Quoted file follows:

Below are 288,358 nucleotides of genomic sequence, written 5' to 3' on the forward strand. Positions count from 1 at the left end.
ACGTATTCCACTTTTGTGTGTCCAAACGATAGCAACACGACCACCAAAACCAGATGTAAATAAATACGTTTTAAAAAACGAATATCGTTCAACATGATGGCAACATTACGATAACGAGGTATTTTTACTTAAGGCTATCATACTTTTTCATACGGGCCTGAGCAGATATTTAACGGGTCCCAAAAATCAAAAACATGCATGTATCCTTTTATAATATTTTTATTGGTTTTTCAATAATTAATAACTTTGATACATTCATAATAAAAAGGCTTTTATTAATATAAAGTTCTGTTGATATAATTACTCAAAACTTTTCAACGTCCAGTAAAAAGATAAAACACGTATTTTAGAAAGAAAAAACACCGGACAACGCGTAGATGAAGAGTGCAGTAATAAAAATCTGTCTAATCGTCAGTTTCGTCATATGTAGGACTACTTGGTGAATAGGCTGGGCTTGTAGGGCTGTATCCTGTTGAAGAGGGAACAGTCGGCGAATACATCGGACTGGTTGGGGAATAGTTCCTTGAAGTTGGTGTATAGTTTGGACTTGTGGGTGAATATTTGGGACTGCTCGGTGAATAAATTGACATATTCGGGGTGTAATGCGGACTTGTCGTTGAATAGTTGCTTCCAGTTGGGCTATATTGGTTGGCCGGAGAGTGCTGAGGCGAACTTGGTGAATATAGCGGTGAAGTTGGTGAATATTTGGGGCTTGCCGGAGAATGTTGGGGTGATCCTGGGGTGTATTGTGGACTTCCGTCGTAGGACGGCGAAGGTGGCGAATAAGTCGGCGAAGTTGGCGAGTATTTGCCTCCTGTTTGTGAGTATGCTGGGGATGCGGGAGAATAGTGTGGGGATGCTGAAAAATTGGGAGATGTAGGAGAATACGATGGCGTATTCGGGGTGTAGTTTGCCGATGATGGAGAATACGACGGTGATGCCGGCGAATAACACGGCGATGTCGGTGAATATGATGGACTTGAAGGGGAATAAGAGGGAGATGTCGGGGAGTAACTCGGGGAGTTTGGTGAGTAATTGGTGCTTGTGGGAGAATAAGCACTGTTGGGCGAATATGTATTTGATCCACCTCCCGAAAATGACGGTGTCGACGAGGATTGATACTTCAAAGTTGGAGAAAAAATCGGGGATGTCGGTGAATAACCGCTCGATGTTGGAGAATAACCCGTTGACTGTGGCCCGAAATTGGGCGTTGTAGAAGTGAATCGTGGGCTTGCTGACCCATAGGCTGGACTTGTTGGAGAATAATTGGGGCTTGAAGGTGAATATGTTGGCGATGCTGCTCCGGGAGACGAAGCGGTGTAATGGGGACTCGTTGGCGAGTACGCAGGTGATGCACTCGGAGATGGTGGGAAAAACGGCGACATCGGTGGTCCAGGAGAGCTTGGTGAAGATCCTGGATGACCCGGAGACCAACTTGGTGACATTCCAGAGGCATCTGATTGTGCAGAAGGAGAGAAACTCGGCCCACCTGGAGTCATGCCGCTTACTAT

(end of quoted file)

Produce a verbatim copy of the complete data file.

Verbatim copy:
Below are 288,358 nucleotides of genomic sequence, written 5' to 3' on the forward strand. Positions count from 1 at the left end.
ACGTATTCCACTTTTGTGTGTCCAAACGATAGCAACACGACCACCAAAACCAGATGTAAATAAATACGTTTTAAAAAACGAATATCGTTCAACATGATGGCAACATTACGATAACGAGGTATTTTTACTTAAGGCTATCATACTTTTTCATACGGGCCTGAGCAGATATTTAACGGGTCCCAAAAATCAAAAACATGCATGTATCCTTTTATAATATTTTTATTGGTTTTTCAATAATTAATAACTTTGATACATTCATAATAAAAAGGCTTTTATTAATATAAAGTTCTGTTGATATAATTACTCAAAACTTTTCAACGTCCAGTAAAAAGATAAAACACGTATTTTAGAAAGAAAAAACACCGGACAACGCGTAGATGAAGAGTGCAGTAATAAAAATCTGTCTAATCGTCAGTTTCGTCATATGTAGGACTACTTGGTGAATAGGCTGGGCTTGTAGGGCTGTATCCTGTTGAAGAGGGAACAGTCGGCGAATACATCGGACTGGTTGGGGAATAGTTCCTTGAAGTTGGTGTATAGTTTGGACTTGTGGGTGAATATTTGGGACTGCTCGGTGAATAAATTGACATATTCGGGGTGTAATGCGGACTTGTCGTTGAATAGTTGCTTCCAGTTGGGCTATATTGGTTGGCCGGAGAGTGCTGAGGCGAACTTGGTGAATATAGCGGTGAAGTTGGTGAATATTTGGGGCTTGCCGGAGAATGTTGGGGTGATCCTGGGGTGTATTGTGGACTTCCGTCGTAGGACGGCGAAGGTGGCGAATAAGTCGGCGAAGTTGGCGAGTATTTGCCTCCTGTTTGTGAGTATGCTGGGGATGCGGGAGAATAGTGTGGGGATGCTGAAAAATTGGGAGATGTAGGAGAATACGATGGCGTATTCGGGGTGTAGTTTGCCGATGATGGAGAATACGACGGTGATGCCGGCGAATAACACGGCGATGTCGGTGAATATGATGGACTTGAAGGGGAATAAGAGGGAGATGTCGGGGAGTAACTCGGGGAGTTTGGTGAGTAATTGGTGCTTGTGGGAGAATAAGCACTGTTGGGCGAATATGTATTTGATCCACCTCCCGAAAATGACGGTGTCGACGAGGATTGATACTTCAAAGTTGGAGAAAAAATCGGGGATGTCGGTGAATAACCGCTCGATGTTGGAGAATAACCCGTTGACTGTGGCCCGAAATTGGGCGTTGTAGAAGTGAATCGTGGGCTTGCTGACCCATAGGCTGGACTTGTTGGAGAATAATTGGGGCTTGAAGGTGAATATGTTGGCGATGCTGCTCCGGGAGACGAAGCGGTGTAATGGGGACTCGTTGGCGAGTACGCAGGTGATGCACTCGGAGATGGTGGGAAAAACGGCGACATCGGTGGTCCAGGAGAGCTTGGTGAAGATCCTGGATGACCCGGAGACCAACTTGGTGACATTCCAGAGGCATCTGATTGTGCAGAAGGAGAGAAACTCGGCCCACCTGGAGTCATGCCGCTTACTAT